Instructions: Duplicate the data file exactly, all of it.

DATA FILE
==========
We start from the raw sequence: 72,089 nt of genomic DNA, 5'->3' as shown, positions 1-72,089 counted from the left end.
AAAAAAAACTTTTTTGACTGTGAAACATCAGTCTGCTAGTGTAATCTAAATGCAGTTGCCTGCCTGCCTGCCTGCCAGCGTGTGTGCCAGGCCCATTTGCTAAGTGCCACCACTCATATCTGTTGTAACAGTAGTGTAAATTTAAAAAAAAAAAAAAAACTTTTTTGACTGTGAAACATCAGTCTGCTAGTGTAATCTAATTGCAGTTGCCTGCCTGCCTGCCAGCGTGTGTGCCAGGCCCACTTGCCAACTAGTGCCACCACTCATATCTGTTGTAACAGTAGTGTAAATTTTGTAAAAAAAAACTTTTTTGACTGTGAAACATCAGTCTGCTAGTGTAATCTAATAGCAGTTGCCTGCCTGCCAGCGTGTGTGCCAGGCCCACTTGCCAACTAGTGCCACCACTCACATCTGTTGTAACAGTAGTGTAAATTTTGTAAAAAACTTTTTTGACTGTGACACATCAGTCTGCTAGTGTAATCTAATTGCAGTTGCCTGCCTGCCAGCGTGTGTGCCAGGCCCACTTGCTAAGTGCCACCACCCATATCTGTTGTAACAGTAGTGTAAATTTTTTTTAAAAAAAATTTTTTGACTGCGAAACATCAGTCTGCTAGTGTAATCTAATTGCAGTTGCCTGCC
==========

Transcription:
We start from the raw sequence: 72,089 nt of genomic DNA, 5'->3' as shown, positions 1-72,089 counted from the left end.
AAAAAAAACTTTTTTGACTGTGAAACATCAGTCTGCTAGTGTAATCTAAATGCAGTTGCCTGCCTGCCTGCCTGCCAGCGTGTGTGCCAGGCCCATTTGCTAAGTGCCACCACTCATATCTGTTGTAACAGTAGTGTAAATTTAAAAAAAAAAAAAAAACTTTTTTGACTGTGAAACATCAGTCTGCTAGTGTAATCTAATTGCAGTTGCCTGCCTGCCTGCCAGCGTGTGTGCCAGGCCCACTTGCCAACTAGTGCCACCACTCATATCTGTTGTAACAGTAGTGTAAATTTTGTAAAAAAAAACTTTTTTGACTGTGAAACATCAGTCTGCTAGTGTAATCTAATAGCAGTTGCCTGCCTGCCAGCGTGTGTGCCAGGCCCACTTGCCAACTAGTGCCACCACTCACATCTGTTGTAACAGTAGTGTAAATTTTGTAAAAAACTTTTTTGACTGTGACACATCAGTCTGCTAGTGTAATCTAATTGCAGTTGCCTGCCTGCCAGCGTGTGTGCCAGGCCCACTTGCTAAGTGCCACCACCCATATCTGTTGTAACAGTAGTGTAAATTTTTTTTAAAAAAAATTTTTTGACTGCGAAACATCAGTCTGCTAGTGTAATCTAATTGCAGTTGCCTGCC